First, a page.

Aside from some occasional moments which felt more comical than anything else, the film is a tense and taunt thriller that keeps things simple. There are no explosive action scenes, bloody gun battles or high-speed car chases - it feels like a proper espionage film rather than a glamorous Bond flick with set pieces and sexuality flooding from every shot. You can also see The 39 Steps influencing other fugitive films - handcuffing the lead actor with their female co-star is a moment of genius and has been replicated in films such as The Defiant Ones and Fled.
Should I Watch It?
It may lack the punch and sheer power of some of Hitch's best work but The 39 Steps remains a solid and highly enjoyable thriller that eschews spectacle for narrative. Led by a charismatic Donat and alluring Carroll (who would work with Hitchcock again in the future), the film is a straightforward thriller that offers much more than you think it might. Even today, the film stands up as a great chase film with a gripping story that gives little away.
Great For: pencil moustaches, Hitchcock's career, fugitive films
Not So Great For: fans of Buchan's book (the film has only a passing resemblance to the source material), anyone attempting a remake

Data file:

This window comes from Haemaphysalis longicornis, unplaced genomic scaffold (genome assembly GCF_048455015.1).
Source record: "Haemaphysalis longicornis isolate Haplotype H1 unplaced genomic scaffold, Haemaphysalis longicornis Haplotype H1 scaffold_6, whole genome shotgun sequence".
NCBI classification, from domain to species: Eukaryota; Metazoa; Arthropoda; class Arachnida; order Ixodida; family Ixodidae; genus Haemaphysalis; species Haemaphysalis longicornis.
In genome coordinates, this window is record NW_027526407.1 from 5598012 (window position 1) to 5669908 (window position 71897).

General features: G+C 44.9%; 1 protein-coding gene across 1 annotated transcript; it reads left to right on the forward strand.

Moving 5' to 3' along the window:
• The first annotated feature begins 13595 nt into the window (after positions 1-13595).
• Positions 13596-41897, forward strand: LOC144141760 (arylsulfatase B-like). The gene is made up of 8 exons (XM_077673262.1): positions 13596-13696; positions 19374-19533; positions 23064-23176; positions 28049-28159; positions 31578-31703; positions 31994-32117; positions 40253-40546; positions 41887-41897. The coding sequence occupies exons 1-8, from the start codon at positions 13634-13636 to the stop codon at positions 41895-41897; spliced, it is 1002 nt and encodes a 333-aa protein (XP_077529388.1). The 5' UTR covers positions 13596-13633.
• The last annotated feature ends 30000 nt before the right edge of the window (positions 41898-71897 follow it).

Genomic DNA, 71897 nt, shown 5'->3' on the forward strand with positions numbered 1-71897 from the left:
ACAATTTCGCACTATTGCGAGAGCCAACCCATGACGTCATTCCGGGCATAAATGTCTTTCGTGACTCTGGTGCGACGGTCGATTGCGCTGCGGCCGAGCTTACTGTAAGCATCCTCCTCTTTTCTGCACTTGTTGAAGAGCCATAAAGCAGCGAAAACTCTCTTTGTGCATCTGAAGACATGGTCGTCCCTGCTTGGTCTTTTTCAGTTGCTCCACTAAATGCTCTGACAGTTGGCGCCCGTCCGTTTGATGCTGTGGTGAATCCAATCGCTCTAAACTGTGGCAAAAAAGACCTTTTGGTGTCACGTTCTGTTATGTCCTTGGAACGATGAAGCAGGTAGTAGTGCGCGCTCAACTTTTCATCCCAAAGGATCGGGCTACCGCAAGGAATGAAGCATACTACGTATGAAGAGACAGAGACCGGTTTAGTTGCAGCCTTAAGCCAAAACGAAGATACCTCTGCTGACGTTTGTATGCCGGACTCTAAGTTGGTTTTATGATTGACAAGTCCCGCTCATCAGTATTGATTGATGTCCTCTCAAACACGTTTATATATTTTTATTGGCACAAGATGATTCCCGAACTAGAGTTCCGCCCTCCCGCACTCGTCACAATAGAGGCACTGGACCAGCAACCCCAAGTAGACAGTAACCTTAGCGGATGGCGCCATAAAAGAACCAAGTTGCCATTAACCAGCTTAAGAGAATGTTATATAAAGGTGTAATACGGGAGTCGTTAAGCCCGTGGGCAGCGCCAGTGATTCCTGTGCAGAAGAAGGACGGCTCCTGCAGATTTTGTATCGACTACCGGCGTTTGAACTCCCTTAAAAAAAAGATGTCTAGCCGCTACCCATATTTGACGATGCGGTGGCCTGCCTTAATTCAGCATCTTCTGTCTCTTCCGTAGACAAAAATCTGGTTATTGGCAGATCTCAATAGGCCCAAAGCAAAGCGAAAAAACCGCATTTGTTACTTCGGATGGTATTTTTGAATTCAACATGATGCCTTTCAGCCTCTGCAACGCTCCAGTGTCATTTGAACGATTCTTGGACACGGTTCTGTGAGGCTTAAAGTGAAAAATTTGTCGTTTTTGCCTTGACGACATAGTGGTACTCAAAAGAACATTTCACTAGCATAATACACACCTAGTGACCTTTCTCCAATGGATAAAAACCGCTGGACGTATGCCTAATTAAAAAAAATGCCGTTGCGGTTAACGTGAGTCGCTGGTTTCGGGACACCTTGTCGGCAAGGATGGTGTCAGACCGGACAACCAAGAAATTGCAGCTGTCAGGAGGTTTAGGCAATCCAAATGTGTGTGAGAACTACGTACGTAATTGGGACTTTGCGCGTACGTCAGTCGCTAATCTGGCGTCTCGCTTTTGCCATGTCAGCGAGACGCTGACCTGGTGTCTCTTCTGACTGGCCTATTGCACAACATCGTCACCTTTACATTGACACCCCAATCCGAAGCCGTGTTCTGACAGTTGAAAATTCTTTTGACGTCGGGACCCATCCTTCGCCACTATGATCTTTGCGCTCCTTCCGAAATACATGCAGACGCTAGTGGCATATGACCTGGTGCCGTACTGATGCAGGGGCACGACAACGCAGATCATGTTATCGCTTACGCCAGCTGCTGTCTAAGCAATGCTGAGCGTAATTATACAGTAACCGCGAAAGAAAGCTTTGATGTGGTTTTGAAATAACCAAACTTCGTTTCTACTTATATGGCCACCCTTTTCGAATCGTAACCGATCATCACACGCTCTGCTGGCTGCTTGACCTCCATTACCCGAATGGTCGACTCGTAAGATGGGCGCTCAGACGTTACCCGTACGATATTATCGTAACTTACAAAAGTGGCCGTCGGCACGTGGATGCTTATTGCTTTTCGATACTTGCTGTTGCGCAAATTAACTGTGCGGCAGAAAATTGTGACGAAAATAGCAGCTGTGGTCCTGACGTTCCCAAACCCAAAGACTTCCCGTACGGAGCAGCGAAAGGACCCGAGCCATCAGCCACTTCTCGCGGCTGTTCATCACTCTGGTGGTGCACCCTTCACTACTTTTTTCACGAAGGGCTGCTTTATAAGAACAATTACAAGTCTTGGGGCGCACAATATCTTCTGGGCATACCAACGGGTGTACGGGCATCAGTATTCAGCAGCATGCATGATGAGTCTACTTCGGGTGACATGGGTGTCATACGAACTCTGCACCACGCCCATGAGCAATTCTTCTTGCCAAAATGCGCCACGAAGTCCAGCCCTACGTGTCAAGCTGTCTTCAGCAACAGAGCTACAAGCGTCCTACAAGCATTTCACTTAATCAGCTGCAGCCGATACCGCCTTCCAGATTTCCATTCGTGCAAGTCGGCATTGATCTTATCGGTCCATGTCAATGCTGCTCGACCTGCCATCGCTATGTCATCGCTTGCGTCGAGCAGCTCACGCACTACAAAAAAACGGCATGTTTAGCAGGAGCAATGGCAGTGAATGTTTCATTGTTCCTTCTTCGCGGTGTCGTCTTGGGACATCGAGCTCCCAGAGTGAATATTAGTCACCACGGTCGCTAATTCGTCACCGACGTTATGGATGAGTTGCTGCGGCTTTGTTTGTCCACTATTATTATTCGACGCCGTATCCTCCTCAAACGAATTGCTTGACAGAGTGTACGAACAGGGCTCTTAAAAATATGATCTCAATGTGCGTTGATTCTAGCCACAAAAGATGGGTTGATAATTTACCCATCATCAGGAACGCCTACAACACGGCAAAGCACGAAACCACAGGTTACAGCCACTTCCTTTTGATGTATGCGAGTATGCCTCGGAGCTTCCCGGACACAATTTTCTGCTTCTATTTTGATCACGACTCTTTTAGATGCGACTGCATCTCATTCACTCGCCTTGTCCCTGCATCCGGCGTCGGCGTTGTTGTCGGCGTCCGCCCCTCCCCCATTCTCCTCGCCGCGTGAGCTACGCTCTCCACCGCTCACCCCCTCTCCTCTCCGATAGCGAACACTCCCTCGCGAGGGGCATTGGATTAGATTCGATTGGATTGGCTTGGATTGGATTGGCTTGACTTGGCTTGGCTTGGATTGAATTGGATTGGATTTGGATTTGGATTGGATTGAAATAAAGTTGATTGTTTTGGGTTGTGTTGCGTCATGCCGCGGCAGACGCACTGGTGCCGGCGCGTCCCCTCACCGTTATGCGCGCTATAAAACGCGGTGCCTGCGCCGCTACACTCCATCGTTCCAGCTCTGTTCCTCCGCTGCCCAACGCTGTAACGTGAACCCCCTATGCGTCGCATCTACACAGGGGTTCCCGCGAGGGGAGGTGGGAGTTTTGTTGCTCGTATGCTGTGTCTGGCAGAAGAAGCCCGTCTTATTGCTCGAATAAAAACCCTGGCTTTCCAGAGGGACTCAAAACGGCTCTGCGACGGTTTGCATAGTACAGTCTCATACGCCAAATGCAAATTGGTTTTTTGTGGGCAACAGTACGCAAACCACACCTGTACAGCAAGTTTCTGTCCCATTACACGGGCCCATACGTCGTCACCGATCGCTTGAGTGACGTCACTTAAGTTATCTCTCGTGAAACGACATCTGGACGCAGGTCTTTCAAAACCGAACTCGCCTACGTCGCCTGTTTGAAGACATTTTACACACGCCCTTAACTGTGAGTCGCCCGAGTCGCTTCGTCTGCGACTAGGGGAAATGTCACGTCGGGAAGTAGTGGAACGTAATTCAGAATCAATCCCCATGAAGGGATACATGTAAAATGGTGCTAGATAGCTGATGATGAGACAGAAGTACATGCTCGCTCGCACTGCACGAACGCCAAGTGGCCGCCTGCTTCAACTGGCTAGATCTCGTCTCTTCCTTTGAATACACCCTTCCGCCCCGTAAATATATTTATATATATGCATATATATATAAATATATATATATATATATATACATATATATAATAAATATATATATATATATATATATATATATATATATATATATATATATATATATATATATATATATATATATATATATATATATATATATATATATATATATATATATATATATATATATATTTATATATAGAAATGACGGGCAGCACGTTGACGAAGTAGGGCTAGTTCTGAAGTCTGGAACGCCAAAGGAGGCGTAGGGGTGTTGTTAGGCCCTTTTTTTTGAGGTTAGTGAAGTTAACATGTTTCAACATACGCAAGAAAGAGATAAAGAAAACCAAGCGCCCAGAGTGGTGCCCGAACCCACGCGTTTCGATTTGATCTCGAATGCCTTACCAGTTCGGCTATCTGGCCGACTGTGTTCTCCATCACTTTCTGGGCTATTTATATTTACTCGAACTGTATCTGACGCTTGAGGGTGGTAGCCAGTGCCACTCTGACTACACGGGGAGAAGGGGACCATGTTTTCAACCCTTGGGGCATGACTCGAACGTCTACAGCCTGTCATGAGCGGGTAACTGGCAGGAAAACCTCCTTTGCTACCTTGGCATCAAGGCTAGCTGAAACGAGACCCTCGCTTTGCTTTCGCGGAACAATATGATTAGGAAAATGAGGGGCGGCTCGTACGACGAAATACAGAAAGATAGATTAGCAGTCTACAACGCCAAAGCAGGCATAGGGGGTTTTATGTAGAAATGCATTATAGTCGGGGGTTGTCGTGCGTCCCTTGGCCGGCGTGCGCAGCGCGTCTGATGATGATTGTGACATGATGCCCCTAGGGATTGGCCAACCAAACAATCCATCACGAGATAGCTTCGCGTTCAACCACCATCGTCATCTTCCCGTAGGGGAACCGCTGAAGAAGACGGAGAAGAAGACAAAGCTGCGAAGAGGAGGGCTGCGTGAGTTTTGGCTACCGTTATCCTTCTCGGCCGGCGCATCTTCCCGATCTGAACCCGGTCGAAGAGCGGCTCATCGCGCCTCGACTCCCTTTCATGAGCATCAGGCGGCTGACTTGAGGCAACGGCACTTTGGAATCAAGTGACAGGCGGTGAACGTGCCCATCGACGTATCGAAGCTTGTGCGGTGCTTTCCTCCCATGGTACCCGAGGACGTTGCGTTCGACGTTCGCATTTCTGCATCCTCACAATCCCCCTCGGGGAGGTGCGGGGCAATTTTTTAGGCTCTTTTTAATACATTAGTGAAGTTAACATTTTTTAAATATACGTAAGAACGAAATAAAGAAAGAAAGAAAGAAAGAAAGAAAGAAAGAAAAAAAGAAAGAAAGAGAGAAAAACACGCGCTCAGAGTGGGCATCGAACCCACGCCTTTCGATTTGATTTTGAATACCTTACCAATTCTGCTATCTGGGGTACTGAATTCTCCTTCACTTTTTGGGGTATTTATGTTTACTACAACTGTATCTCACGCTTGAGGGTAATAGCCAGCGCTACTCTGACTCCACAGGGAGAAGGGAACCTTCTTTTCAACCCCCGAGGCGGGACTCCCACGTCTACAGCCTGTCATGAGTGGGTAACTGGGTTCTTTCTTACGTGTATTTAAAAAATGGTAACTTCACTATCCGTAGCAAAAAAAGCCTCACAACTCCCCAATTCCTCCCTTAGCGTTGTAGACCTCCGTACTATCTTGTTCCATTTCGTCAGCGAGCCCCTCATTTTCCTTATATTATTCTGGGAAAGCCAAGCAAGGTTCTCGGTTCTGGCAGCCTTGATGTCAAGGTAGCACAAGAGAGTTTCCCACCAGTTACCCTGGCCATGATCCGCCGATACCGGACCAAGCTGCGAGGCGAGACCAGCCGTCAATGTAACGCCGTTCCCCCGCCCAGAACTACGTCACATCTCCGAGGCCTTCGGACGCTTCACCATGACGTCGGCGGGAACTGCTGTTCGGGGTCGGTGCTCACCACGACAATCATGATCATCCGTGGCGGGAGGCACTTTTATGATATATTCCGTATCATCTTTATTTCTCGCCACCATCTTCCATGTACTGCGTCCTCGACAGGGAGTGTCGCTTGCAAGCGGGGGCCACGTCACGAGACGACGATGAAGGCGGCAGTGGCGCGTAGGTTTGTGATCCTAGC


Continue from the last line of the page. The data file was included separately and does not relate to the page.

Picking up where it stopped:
What Else Should I Watch?
Hitchcock had already built an enviable reputation as a director before he moved to Hollywood in 1940. Films like The 39 Steps stand alongside other classics such as The Man Who Knew Too Much, Sabotage and The Lady Vanishes which are all still highly regarded. Carroll would appear in Hitchcock's next film, Secret Agent, which features similar themes to this film as John Gielgud finds himself recruited by a mysterious figure to assassinate a German agent in Arabia.
From 1940 to 1976, Hitchcock was a dominant presence in Hollywood with a number of films frequently cited as some of the best thrillers ever made such as Vertigo, North By Northwest, The Birds and the iconic slasher Psycho. His final film, Family Plot, still received a positive reception from critics despite not being considered a classic Hitchcock picture, the film being more of a dark comedy than anything else.
Charles Bennett & Ian Hay*
Release Date (UK)
18th November, 1935
U (2008 re-rating)
© 2018 Benjamin Cox